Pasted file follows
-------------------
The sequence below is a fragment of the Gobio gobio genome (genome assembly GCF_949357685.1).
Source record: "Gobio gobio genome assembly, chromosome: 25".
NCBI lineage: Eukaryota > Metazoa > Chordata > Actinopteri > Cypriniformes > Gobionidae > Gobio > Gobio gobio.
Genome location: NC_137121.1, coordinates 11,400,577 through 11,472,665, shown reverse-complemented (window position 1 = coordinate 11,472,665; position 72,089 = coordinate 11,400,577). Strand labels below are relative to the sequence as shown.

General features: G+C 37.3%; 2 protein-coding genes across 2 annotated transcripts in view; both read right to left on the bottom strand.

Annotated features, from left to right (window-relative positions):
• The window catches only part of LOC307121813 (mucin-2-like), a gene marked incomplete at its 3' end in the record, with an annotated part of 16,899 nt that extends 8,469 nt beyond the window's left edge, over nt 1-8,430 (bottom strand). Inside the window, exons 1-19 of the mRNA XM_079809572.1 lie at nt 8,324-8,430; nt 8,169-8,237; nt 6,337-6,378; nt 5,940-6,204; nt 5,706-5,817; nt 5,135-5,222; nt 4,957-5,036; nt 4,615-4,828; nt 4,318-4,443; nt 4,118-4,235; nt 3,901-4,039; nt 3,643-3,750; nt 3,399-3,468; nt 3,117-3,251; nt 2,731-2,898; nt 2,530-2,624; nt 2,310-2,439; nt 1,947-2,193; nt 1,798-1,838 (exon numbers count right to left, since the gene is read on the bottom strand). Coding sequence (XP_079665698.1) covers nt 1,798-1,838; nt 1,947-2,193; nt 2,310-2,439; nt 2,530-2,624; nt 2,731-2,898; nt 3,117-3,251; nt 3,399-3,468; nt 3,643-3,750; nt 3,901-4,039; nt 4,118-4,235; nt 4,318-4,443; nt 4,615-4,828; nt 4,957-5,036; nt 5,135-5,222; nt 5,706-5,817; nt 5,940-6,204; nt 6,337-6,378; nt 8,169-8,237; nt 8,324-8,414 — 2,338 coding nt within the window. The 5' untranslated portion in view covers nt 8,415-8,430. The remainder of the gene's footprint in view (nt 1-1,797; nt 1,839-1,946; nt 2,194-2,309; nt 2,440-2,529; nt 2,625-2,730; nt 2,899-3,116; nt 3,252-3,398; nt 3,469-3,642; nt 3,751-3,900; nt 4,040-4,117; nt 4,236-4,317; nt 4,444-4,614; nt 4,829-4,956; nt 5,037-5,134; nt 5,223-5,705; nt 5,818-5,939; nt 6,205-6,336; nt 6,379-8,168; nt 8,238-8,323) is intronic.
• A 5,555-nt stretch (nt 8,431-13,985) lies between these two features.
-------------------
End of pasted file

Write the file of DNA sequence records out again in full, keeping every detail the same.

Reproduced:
The sequence below is a fragment of the Gobio gobio genome (genome assembly GCF_949357685.1).
Source record: "Gobio gobio genome assembly, chromosome: 25".
NCBI lineage: Eukaryota > Metazoa > Chordata > Actinopteri > Cypriniformes > Gobionidae > Gobio > Gobio gobio.
Genome location: NC_137121.1, coordinates 11,400,577 through 11,472,665, shown reverse-complemented (window position 1 = coordinate 11,472,665; position 72,089 = coordinate 11,400,577). Strand labels below are relative to the sequence as shown.

General features: G+C 37.3%; 2 protein-coding genes across 2 annotated transcripts in view; both read right to left on the bottom strand.

Annotated features, from left to right (window-relative positions):
• The window catches only part of LOC307121813 (mucin-2-like), a gene marked incomplete at its 3' end in the record, with an annotated part of 16,899 nt that extends 8,469 nt beyond the window's left edge, over nt 1-8,430 (bottom strand). Inside the window, exons 1-19 of the mRNA XM_079809572.1 lie at nt 8,324-8,430; nt 8,169-8,237; nt 6,337-6,378; nt 5,940-6,204; nt 5,706-5,817; nt 5,135-5,222; nt 4,957-5,036; nt 4,615-4,828; nt 4,318-4,443; nt 4,118-4,235; nt 3,901-4,039; nt 3,643-3,750; nt 3,399-3,468; nt 3,117-3,251; nt 2,731-2,898; nt 2,530-2,624; nt 2,310-2,439; nt 1,947-2,193; nt 1,798-1,838 (exon numbers count right to left, since the gene is read on the bottom strand). Coding sequence (XP_079665698.1) covers nt 1,798-1,838; nt 1,947-2,193; nt 2,310-2,439; nt 2,530-2,624; nt 2,731-2,898; nt 3,117-3,251; nt 3,399-3,468; nt 3,643-3,750; nt 3,901-4,039; nt 4,118-4,235; nt 4,318-4,443; nt 4,615-4,828; nt 4,957-5,036; nt 5,135-5,222; nt 5,706-5,817; nt 5,940-6,204; nt 6,337-6,378; nt 8,169-8,237; nt 8,324-8,414 — 2,338 coding nt within the window. The 5' untranslated portion in view covers nt 8,415-8,430. The remainder of the gene's footprint in view (nt 1-1,797; nt 1,839-1,946; nt 2,194-2,309; nt 2,440-2,529; nt 2,625-2,730; nt 2,899-3,116; nt 3,252-3,398; nt 3,469-3,642; nt 3,751-3,900; nt 4,040-4,117; nt 4,236-4,317; nt 4,444-4,614; nt 4,829-4,956; nt 5,037-5,134; nt 5,223-5,705; nt 5,818-5,939; nt 6,205-6,336; nt 6,379-8,168; nt 8,238-8,323) is intronic.
• A 5,555-nt stretch (nt 8,431-13,985) lies between these two features.